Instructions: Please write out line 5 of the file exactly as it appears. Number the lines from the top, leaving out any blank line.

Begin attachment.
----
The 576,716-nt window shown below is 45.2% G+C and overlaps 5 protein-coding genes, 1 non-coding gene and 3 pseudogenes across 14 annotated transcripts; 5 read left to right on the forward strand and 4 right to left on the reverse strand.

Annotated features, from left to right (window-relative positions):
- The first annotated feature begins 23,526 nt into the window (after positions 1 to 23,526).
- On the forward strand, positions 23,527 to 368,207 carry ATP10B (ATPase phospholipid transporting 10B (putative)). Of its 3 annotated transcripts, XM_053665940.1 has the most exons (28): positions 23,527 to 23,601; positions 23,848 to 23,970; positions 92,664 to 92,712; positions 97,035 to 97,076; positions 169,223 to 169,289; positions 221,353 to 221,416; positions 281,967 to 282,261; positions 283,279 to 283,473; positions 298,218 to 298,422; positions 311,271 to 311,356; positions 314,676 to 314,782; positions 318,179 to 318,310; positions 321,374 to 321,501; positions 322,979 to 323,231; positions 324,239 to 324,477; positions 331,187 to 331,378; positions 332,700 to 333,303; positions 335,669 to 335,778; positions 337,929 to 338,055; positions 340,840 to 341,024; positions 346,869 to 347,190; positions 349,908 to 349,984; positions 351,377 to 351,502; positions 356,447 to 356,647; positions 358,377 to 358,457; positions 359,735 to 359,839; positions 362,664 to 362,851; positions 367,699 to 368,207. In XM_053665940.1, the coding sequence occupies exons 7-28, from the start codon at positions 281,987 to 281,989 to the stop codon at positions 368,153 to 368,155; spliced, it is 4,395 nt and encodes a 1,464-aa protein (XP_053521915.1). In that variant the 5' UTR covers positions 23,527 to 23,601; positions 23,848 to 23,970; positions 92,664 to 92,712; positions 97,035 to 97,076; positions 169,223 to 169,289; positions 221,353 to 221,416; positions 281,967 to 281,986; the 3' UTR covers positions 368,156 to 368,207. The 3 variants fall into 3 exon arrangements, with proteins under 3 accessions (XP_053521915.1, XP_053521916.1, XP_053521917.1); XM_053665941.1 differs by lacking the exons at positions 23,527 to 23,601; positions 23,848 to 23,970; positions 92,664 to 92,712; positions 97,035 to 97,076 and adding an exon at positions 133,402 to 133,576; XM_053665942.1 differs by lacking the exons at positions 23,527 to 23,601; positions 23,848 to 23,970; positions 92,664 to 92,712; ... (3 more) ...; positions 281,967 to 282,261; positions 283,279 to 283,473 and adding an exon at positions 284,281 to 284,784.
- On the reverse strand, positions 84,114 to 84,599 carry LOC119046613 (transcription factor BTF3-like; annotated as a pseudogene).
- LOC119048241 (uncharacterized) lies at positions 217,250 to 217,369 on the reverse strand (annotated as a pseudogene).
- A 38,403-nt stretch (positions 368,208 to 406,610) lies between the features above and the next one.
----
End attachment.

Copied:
- On the reverse strand, positions 84,114 to 84,599 carry LOC119046613 (transcription factor BTF3-like; annotated as a pseudogene).